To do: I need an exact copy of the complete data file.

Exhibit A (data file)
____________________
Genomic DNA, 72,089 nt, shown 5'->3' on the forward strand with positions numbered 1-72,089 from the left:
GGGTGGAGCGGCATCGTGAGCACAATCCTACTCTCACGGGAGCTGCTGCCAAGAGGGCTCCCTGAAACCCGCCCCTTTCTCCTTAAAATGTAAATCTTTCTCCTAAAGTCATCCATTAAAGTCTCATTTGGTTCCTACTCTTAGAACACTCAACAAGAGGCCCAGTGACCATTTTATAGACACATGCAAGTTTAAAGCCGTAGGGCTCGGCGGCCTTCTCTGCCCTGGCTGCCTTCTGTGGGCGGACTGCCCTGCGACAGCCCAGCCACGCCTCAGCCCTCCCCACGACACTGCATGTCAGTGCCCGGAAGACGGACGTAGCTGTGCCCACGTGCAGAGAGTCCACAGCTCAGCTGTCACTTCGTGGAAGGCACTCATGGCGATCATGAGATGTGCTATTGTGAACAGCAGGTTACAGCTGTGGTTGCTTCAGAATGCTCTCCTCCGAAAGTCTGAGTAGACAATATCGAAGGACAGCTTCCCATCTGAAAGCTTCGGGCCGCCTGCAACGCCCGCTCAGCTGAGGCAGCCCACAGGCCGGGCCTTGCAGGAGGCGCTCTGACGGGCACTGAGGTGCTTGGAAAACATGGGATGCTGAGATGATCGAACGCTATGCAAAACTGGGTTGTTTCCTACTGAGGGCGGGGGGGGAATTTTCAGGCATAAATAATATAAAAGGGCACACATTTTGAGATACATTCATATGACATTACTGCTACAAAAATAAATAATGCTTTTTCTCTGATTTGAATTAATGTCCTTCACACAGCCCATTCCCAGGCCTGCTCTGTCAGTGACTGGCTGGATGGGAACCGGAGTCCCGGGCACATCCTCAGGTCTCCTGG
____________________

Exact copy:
Genomic DNA, 72,089 nt, shown 5'->3' on the forward strand with positions numbered 1-72,089 from the left:
GGGTGGAGCGGCATCGTGAGCACAATCCTACTCTCACGGGAGCTGCTGCCAAGAGGGCTCCCTGAAACCCGCCCCTTTCTCCTTAAAATGTAAATCTTTCTCCTAAAGTCATCCATTAAAGTCTCATTTGGTTCCTACTCTTAGAACACTCAACAAGAGGCCCAGTGACCATTTTATAGACACATGCAAGTTTAAAGCCGTAGGGCTCGGCGGCCTTCTCTGCCCTGGCTGCCTTCTGTGGGCGGACTGCCCTGCGACAGCCCAGCCACGCCTCAGCCCTCCCCACGACACTGCATGTCAGTGCCCGGAAGACGGACGTAGCTGTGCCCACGTGCAGAGAGTCCACAGCTCAGCTGTCACTTCGTGGAAGGCACTCATGGCGATCATGAGATGTGCTATTGTGAACAGCAGGTTACAGCTGTGGTTGCTTCAGAATGCTCTCCTCCGAAAGTCTGAGTAGACAATATCGAAGGACAGCTTCCCATCTGAAAGCTTCGGGCCGCCTGCAACGCCCGCTCAGCTGAGGCAGCCCACAGGCCGGGCCTTGCAGGAGGCGCTCTGACGGGCACTGAGGTGCTTGGAAAACATGGGATGCTGAGATGATCGAACGCTATGCAAAACTGGGTTGTTTCCTACTGAGGGCGGGGGGGGAATTTTCAGGCATAAATAATATAAAAGGGCACACATTTTGAGATACATTCATATGACATTACTGCTACAAAAATAAATAATGCTTTTTCTCTGATTTGAATTAATGTCCTTCACACAGCCCATTCCCAGGCCTGCTCTGTCAGTGACTGGCTGGATGGGAACCGGAGTCCCGGGCACATCCTCAGGTCTCCTGG